Semiconductor nanocrystal quantum dots (NQDs) comprise an important class of inorganic fluorophores for applications from optoelectronics to biology. Unfortunately, to date, NQD optical properties (e.g., their efficient and particle-size-tunable photoluminescence) have been susceptible to instabilities at the bulk and single-particle levels. Specifically, ensemble quantum yields (QYs) in emission are dependent upon NQD surface chemistry and chemical environment, while at the single-particle level, NQDs are characterized by significant fluorescence intermittency (blinking) that hinders applications as single-photon light sources for quantum informatics and biolabels for real-time monitoring of single biomolecules. Furthermore, while NQDs are significantly more photostable than their organic dye counterparts, traditional NQDs photobleach over periods of seconds to many minutes. Here, we demonstrate for the first time that by encapsulating the NQD core in a sufficiently thick inorganic shell, we are able to divorce NQD function from NQD surface chemistry and chemical environment. We show that our "giant" NQDs (g-NQDs) are functionally distinct from standard core-only, core/shell and even core/multishell NQDs. g-NQDs are substantially less sensitive to changes in surface chemistry. They do not photobleach under continuous laser excitation over periods of several hours repeated over several days, and they exhibit markedly different blinking behavior; >20% of the g-NQDs do not blink, while >40% have on-time fractions of >80%. All of these observations are in stark contrast with control samples comprising core-only and standard, thinner core/multishell NQDs.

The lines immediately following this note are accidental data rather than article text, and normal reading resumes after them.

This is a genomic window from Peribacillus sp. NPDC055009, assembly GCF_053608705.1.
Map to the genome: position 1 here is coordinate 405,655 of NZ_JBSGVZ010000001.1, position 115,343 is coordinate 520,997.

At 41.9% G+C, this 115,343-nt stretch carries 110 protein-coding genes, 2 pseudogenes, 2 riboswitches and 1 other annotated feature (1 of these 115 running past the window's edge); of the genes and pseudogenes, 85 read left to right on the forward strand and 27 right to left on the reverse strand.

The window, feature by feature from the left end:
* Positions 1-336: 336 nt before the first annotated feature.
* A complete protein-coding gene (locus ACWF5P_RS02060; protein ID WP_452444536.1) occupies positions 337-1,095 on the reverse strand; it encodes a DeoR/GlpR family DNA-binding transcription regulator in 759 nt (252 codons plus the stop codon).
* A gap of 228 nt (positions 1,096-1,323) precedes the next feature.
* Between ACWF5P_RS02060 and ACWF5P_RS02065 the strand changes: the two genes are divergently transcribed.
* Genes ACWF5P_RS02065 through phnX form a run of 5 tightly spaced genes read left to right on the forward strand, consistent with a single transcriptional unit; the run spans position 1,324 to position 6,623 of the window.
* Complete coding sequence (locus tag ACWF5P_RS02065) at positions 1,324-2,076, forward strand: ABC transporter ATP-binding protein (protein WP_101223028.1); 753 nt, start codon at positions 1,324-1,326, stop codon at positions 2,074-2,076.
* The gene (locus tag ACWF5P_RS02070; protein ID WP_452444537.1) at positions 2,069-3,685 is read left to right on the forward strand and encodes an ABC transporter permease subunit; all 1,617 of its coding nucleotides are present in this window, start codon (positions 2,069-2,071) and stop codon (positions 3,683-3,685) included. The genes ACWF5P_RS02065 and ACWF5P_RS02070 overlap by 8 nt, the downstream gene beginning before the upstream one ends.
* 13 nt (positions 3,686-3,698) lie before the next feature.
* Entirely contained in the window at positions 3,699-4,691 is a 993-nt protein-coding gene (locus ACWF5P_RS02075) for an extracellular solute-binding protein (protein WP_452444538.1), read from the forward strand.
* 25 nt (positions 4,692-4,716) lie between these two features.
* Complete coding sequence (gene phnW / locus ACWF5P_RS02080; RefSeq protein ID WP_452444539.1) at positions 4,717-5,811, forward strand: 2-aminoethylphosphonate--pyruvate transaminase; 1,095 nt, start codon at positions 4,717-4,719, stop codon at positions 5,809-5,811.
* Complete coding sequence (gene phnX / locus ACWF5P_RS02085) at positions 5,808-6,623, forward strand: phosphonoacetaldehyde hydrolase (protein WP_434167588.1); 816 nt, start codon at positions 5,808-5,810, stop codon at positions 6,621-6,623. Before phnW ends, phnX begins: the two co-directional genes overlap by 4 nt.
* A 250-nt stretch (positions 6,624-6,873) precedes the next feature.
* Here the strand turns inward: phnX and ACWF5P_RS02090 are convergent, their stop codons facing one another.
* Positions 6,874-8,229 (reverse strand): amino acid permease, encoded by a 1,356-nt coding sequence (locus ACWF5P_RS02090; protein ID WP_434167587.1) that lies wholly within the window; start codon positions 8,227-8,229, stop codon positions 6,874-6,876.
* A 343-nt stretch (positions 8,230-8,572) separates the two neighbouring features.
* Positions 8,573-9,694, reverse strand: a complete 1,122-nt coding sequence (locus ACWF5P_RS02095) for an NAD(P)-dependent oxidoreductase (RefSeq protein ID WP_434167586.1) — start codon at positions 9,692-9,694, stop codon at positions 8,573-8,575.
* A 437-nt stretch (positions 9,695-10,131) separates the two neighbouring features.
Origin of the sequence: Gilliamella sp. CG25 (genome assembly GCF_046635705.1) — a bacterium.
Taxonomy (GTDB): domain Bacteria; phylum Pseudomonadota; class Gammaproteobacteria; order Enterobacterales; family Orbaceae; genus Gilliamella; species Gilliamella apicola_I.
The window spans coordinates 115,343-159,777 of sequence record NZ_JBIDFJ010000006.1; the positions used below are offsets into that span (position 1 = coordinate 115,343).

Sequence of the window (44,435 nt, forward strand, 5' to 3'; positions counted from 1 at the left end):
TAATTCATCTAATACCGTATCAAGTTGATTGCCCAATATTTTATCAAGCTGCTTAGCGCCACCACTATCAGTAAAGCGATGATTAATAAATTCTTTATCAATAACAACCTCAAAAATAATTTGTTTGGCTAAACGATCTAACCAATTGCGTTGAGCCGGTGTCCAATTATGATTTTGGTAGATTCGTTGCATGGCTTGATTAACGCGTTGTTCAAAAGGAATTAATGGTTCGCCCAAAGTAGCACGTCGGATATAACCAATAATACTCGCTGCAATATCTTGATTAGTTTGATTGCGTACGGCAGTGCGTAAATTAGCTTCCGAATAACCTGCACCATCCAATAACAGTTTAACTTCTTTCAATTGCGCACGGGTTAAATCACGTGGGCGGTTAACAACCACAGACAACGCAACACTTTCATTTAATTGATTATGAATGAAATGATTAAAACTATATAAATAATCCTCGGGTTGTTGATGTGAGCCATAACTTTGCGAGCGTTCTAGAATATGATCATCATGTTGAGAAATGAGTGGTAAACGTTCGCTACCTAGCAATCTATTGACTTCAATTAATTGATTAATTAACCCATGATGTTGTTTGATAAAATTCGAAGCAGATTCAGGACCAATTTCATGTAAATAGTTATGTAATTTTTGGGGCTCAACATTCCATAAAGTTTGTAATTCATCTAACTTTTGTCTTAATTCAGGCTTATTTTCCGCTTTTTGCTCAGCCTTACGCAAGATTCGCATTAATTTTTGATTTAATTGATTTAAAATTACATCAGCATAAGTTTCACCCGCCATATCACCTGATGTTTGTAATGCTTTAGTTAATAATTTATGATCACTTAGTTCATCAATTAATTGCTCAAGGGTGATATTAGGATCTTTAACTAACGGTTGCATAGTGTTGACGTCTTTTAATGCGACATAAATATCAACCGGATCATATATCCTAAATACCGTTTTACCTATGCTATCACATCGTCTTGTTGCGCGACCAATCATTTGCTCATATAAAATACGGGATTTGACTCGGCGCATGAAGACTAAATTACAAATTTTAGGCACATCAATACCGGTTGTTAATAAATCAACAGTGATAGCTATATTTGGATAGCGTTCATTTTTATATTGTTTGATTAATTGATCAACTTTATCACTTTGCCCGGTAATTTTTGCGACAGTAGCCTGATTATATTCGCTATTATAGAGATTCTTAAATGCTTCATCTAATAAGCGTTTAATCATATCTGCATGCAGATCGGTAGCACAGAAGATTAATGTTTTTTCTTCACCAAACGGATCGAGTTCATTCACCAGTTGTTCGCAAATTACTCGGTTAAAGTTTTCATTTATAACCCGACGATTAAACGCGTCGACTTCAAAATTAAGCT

ASJC Scopus subject areas
- Colloid and Surface Chemistry